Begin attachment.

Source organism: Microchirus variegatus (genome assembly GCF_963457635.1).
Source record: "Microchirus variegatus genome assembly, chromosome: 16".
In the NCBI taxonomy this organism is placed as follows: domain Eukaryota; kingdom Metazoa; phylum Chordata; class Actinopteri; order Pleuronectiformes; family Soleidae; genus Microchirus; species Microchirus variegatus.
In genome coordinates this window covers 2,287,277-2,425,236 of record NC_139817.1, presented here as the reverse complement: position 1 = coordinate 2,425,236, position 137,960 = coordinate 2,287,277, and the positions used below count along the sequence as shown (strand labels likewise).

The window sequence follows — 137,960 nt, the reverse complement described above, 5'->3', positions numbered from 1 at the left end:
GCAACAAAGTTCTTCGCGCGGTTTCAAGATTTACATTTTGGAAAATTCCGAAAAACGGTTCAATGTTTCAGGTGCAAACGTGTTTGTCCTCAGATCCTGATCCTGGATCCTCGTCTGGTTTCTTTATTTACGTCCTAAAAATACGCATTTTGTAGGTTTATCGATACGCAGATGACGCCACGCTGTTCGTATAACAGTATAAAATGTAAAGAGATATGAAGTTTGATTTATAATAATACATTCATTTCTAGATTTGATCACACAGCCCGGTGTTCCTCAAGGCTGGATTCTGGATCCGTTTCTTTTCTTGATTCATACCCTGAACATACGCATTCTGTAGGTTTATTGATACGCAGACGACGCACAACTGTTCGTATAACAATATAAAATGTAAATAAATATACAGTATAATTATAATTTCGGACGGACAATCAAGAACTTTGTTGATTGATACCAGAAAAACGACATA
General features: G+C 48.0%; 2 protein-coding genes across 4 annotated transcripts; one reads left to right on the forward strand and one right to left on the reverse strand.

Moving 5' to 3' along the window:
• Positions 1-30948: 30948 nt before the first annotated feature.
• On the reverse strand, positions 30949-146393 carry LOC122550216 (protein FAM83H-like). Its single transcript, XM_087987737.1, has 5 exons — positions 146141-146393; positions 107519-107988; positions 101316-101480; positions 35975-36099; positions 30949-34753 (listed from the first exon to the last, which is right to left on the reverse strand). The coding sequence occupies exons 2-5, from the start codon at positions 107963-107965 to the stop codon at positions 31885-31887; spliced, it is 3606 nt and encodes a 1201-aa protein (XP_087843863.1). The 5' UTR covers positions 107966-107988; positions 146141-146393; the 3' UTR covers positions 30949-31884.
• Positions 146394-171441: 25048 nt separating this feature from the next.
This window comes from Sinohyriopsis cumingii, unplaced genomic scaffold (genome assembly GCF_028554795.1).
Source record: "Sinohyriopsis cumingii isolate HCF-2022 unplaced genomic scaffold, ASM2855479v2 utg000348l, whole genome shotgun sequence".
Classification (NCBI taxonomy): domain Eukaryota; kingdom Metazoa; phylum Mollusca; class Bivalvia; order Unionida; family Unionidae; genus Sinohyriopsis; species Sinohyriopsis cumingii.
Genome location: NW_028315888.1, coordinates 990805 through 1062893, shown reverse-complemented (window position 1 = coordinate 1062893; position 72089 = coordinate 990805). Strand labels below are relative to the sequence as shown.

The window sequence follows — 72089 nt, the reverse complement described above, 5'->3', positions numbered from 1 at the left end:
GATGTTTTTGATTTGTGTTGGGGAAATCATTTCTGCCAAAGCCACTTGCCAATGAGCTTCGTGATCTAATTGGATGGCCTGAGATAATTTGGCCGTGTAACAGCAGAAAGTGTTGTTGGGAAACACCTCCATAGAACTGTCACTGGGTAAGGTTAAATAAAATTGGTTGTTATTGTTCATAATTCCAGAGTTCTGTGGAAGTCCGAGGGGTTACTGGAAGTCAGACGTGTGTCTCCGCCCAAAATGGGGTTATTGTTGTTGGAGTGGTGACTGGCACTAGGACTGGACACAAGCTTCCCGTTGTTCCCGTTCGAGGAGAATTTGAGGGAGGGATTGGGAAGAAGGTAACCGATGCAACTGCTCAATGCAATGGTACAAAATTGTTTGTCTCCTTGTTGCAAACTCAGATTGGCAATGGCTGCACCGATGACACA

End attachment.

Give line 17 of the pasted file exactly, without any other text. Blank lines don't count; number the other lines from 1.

GATGTTTTTGATTTGTGTTGGGGAAATCATTTCTGCCAAAGCCACTTGCCAATGAGCTTCGTGATCTAATTGGATGGCCTGAGATAATTTGGCCGTGTAACAGCAGAAAGTGTTGTTGGGAAACACCTCCATAGAACTGTCACTGGGTAAGGTTAAATAAAATTGGTTGTTATTGTTCATAATTCCAGAGTTCTGTGGAAGTCCGAGGGGTTACTGGAAGTCAGACGTGTGTCTCCGCCCAAAATGGGGTTATTGTTGTTGGAGTGGTGACTGGCACTAGGACTGGACACAAGCTTCCCGTTGTTCCCGTTCGAGGAGAATTTGAGGGAGGGATTGGGAAGAAGGTAACCGATGCAACTGCTCAATGCAATGGTACAAAATTGTTTGTCTCCTTGTTGCAAACTCAGATTGGCAATGGCTGCACCGATGACACA